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Uncovering the genomic secrets of superpowers

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July 9, 2015

In 1990, the idea of sequencing a human whole genome was little more than science fiction. An international team of scientists worked for more than a decade to tackle this “moonshot,” which was accomplished in 2003. This feat of mapping a person’s DNA can now be accomplished in a day, and Illumina is proud to be a leader in unlocking the power of the genome.

As our hometown of San Diego hosts Comic-Con this week, we honor the imagination it inspires. Here's what you might find if you traced the genetic traits of some of your favorite superheroes.  

 1. Ant-Man

Origin:
Dr. Henry “Hank” Pym is the man who discovered how to shrink objects while conducting research for the benefit of mankind. Testing the experimental serum on himself, he shrank down much smaller than expected and was unable to reach his antidote. This led him on an adventure into an anthill before finally restoring himself and developing a means to control ants, a power which he uses to fight criminals.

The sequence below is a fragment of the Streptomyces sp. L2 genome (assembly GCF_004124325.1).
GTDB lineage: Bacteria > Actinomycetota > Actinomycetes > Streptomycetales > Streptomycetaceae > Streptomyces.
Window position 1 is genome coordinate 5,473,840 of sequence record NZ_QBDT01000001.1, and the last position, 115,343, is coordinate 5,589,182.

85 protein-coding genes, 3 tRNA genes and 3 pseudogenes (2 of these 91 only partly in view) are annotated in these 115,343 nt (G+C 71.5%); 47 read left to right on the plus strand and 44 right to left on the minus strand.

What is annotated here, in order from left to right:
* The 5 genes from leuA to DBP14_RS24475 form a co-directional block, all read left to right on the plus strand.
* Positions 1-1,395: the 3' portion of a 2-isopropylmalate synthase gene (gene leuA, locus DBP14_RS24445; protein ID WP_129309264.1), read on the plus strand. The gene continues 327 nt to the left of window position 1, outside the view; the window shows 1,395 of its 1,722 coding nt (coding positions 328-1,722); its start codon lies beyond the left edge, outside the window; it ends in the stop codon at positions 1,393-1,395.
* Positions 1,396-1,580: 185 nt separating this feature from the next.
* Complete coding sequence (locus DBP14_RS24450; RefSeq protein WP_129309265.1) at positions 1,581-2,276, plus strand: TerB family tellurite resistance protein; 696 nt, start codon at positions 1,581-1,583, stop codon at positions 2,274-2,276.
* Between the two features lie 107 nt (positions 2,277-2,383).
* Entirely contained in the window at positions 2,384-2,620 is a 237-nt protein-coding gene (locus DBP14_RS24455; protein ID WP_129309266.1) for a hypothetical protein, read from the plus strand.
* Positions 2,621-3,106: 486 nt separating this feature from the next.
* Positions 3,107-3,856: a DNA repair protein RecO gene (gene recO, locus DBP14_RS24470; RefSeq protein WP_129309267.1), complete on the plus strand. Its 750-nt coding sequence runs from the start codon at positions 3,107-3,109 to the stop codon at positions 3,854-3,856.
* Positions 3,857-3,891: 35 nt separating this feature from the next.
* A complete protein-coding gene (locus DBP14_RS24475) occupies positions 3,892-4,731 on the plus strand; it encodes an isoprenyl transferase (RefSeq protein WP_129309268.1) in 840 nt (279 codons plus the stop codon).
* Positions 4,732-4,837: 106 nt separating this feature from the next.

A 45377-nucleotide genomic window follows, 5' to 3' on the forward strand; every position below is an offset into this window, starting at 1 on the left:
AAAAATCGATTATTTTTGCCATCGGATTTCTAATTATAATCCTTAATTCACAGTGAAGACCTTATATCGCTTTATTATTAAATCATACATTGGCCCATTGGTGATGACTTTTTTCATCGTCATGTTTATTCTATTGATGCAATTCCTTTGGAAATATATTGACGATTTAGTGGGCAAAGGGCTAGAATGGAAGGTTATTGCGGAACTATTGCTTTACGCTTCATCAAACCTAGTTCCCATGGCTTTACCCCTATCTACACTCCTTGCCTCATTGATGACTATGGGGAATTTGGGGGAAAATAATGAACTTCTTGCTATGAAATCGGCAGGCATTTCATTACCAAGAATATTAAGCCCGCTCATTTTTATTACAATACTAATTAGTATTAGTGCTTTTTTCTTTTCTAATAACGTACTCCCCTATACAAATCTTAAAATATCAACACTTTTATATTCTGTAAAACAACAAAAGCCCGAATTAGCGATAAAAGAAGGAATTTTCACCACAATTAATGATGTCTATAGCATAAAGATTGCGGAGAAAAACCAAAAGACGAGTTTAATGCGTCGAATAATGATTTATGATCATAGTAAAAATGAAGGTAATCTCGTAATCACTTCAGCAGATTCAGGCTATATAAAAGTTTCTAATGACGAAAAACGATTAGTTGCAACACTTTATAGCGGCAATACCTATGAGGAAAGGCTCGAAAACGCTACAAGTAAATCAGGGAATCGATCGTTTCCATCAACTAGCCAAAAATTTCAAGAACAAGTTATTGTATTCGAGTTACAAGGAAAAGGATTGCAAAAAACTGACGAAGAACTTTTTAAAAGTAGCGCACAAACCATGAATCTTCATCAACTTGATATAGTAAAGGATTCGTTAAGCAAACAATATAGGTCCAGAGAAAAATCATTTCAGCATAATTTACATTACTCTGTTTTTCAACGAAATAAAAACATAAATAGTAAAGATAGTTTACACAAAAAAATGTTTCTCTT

Superpower: Has the ability to shrink to roughly the size of an ant, also can communicate telepathically with insects, and (as Ant-Man) can punch with as much force as a normal sized person.

How genomics might play a role: With more than 10,000 known species, the mighty ant is one of the most successful life forms on the planet and a powerful model for social behavior, chemical weaponry, and physical adaptations. Genomic studies are just beginning to uncover how genes influence and modify the spectacular powers of these miniscule marvels.

2. The Flash

Origin: 
A bolt of lightning streaked through a window, shattered a chemical cabinet and covered Barry Allen in the electrified chemicals.

Superpower: Super speed.

How genomics might play a role: Unraveling exactly how much your DNA or your environment influences complicated physical abilities like running speed presents a blazing challenge to today’s researchers. Luckily, the meager lab mouse is an excellent model to further illuminate these questions.